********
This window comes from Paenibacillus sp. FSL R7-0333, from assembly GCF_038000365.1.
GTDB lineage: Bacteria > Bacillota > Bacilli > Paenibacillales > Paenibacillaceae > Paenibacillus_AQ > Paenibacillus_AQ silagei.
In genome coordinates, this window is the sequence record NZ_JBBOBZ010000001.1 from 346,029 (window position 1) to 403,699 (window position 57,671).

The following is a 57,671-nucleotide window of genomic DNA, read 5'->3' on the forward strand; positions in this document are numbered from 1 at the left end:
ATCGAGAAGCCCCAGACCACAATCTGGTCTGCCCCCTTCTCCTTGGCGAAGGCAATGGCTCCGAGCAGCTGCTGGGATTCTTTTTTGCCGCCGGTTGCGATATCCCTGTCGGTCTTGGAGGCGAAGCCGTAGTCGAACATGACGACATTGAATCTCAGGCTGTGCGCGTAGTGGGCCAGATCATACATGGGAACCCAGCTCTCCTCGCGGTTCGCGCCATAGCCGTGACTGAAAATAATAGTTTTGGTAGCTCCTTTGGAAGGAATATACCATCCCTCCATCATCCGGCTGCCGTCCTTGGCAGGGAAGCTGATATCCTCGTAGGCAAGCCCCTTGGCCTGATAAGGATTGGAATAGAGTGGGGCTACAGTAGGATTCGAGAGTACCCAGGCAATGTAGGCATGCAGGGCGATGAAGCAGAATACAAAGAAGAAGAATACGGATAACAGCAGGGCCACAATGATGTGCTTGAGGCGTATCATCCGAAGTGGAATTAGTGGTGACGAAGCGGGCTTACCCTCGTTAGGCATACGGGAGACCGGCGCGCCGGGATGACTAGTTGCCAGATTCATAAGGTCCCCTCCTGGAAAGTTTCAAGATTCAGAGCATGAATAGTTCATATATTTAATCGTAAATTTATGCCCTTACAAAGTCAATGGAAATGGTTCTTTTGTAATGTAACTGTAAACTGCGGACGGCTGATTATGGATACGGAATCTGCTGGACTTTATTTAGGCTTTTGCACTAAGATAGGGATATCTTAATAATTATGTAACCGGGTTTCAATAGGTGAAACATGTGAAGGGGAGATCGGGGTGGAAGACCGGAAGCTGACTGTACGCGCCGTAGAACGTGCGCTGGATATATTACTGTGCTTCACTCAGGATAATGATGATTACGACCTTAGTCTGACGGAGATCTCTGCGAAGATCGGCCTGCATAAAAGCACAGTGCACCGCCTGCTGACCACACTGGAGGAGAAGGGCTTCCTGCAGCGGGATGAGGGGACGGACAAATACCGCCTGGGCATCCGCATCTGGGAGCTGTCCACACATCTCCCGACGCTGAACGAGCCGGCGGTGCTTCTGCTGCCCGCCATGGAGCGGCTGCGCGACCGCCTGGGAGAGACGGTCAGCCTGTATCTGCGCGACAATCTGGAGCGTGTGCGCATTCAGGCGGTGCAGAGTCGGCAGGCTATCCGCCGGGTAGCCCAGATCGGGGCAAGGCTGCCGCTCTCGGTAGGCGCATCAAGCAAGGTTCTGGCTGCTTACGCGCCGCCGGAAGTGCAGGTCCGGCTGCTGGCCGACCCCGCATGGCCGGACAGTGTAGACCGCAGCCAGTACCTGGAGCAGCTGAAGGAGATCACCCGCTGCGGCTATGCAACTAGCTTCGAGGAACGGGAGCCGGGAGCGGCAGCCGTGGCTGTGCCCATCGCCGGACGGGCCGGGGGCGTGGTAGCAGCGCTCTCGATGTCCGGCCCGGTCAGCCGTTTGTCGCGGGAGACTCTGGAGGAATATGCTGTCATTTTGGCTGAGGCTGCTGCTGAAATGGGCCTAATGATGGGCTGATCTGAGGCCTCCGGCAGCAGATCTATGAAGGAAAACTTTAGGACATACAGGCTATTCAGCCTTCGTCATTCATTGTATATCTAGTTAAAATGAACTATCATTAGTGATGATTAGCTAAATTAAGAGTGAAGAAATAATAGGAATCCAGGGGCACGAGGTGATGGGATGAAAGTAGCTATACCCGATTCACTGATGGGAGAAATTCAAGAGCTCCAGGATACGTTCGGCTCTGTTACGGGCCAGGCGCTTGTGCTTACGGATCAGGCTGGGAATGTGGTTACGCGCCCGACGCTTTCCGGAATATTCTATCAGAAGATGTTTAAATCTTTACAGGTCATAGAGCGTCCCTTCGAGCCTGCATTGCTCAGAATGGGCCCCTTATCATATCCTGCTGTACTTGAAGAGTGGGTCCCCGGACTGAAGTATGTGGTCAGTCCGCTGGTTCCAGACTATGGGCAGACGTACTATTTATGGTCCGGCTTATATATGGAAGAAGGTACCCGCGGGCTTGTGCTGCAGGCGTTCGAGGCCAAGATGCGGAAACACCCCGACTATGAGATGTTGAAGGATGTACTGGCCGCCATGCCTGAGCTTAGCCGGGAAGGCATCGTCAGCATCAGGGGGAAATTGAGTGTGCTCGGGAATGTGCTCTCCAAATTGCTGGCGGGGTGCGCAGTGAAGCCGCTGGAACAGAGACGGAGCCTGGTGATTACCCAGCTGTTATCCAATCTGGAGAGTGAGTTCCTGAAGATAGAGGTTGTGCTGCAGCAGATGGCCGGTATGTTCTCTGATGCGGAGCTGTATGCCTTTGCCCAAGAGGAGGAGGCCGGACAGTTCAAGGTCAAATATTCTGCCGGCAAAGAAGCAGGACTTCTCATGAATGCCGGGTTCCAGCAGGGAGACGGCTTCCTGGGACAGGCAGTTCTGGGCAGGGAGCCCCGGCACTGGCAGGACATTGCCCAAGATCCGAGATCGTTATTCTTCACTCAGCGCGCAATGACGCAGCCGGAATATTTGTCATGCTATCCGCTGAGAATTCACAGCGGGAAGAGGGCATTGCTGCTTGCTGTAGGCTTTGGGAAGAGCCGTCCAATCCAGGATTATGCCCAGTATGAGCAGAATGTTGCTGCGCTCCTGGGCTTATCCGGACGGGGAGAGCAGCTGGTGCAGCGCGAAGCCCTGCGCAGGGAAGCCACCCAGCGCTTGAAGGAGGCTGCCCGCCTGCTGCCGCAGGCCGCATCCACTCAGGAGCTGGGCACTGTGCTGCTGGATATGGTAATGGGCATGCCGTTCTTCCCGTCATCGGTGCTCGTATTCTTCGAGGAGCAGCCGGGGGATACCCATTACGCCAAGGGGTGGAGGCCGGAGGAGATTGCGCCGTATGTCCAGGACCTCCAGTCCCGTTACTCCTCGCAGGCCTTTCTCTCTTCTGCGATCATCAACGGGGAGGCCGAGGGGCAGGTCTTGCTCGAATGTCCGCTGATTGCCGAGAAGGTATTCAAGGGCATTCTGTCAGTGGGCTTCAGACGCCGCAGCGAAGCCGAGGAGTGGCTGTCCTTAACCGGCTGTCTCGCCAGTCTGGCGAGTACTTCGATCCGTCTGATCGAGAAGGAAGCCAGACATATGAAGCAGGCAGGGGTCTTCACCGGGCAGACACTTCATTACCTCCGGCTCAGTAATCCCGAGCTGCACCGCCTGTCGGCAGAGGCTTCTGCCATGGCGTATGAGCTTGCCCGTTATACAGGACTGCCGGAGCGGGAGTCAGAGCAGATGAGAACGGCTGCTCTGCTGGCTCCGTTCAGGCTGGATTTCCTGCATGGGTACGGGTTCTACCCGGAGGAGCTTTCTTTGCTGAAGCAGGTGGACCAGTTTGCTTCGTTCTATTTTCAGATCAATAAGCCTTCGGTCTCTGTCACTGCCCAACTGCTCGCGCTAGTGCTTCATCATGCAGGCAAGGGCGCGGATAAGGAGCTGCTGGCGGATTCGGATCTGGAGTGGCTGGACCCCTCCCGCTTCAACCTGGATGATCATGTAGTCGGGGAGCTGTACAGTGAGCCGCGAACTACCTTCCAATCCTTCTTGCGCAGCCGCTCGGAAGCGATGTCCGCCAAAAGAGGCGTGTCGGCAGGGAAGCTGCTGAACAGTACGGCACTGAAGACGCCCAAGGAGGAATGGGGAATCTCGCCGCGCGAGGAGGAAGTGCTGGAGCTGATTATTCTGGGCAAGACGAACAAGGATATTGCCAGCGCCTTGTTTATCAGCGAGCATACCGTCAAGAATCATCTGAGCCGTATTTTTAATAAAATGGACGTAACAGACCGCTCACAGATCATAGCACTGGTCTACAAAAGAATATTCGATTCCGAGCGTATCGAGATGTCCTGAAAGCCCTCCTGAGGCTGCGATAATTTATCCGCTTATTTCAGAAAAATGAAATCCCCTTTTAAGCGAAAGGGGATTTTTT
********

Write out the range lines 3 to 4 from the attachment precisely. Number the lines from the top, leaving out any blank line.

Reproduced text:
In genome coordinates, this window is the sequence record NZ_JBBOBZ010000001.1 from 346,029 (window position 1) to 403,699 (window position 57,671).

The following is a 57,671-nucleotide window of genomic DNA, read 5'->3' on the forward strand; positions in this document are numbered from 1 at the left end: